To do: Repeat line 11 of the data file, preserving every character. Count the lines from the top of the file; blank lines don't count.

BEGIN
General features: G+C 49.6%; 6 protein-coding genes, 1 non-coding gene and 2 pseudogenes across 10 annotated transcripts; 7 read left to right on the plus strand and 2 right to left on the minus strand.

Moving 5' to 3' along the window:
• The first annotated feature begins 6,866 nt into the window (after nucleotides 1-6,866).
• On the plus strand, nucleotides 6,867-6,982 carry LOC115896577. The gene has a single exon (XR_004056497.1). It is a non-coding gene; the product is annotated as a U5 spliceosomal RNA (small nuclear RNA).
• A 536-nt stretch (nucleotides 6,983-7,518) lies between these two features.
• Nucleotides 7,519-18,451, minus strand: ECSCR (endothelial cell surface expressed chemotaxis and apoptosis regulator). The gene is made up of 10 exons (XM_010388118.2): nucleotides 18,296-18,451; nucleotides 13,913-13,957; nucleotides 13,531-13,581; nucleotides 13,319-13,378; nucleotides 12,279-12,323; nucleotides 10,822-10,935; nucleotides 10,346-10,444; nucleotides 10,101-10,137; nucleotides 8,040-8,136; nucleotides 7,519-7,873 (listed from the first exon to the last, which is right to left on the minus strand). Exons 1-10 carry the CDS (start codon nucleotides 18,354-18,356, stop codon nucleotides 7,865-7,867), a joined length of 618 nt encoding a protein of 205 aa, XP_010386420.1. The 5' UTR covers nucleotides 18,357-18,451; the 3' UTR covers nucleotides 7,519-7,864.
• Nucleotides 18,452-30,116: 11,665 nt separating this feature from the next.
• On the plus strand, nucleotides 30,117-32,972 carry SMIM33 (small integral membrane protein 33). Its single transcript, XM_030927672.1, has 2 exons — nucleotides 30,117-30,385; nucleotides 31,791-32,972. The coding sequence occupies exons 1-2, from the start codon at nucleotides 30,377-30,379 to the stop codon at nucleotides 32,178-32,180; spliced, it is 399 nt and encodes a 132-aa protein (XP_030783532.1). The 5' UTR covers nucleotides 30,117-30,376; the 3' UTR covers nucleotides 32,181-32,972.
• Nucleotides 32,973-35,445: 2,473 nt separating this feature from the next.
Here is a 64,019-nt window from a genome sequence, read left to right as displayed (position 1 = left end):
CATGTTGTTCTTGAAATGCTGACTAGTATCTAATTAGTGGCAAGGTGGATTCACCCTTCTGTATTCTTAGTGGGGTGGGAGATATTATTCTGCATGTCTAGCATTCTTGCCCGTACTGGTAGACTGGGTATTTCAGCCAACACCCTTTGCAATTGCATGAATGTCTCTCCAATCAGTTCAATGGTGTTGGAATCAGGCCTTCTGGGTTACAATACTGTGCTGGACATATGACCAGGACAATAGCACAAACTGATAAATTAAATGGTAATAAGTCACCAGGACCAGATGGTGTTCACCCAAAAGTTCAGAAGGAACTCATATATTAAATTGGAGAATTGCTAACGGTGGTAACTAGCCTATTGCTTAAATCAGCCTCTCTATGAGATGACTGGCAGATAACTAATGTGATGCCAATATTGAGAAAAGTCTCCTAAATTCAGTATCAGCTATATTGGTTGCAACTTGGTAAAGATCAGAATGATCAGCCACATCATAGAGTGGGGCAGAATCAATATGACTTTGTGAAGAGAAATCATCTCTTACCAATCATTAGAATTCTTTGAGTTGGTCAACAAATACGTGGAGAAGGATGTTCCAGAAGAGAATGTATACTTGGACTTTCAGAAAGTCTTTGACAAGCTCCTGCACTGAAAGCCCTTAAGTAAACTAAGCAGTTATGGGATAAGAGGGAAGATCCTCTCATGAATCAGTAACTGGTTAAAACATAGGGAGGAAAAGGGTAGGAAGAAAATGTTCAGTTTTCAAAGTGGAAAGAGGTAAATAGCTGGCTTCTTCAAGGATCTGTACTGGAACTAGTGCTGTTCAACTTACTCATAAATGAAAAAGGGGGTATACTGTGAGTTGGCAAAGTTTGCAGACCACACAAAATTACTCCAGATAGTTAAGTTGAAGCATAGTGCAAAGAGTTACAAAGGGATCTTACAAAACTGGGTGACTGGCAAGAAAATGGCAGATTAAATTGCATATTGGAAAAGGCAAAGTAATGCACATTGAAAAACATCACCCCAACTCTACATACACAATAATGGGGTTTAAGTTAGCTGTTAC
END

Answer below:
CATGTTGTTCTTGAAATGCTGACTAGTATCTAATTAGTGGCAAGGTGGATTCACCCTTCTGTATTCTTAGTGGGGTGGGAGATATTATTCTGCATGTCTAGCATTCTTGCCCGTACTGGTAGACTGGGTATTTCAGCCAACACCCTTTGCAATTGCATGAATGTCTCTCCAATCAGTTCAATGGTGTTGGAATCAGGCCTTCTGGGTTACAATACTGTGCTGGACATATGACCAGGACAATAGCACAAACTGATAAATTAAATGGTAATAAGTCACCAGGACCAGATGGTGTTCACCCAAAAGTTCAGAAGGAACTCATATATTAAATTGGAGAATTGCTAACGGTGGTAACTAGCCTATTGCTTAAATCAGCCTCTCTATGAGATGACTGGCAGATAACTAATGTGATGCCAATATTGAGAAAAGTCTCCTAAATTCAGTATCAGCTATATTGGTTGCAACTTGGTAAAGATCAGAATGATCAGCCACATCATAGAGTGGGGCAGAATCAATATGACTTTGTGAAGAGAAATCATCTCTTACCAATCATTAGAATTCTTTGAGTTGGTCAACAAATACGTGGAGAAGGATGTTCCAGAAGAGAATGTATACTTGGACTTTCAGAAAGTCTTTGACAAGCTCCTGCACTGAAAGCCCTTAAGTAAACTAAGCAGTTATGGGATAAGAGGGAAGATCCTCTCATGAATCAGTAACTGGTTAAAACATAGGGAGGAAAAGGGTAGGAAGAAAATGTTCAGTTTTCAAAGTGGAAAGAGGTAAATAGCTGGCTTCTTCAAGGATCTGTACTGGAACTAGTGCTGTTCAACTTACTCATAAATGAAAAAGGGGGTATACTGTGAGTTGGCAAAGTTTGCAGACCACACAAAATTACTCCAGATAGTTAAGTTGAAGCATAGTGCAAAGAGTTACAAAGGGATCTTACAAAACTGGGTGACTGGCAAGAAAATGGCAGATTAAATTGCATATTGGAAAAGGCAAAGTAATGCACATTGAAAAACATCACCCCAACTCTACATACACAATAATGGGGTTTAAGTTAGCTGTTAC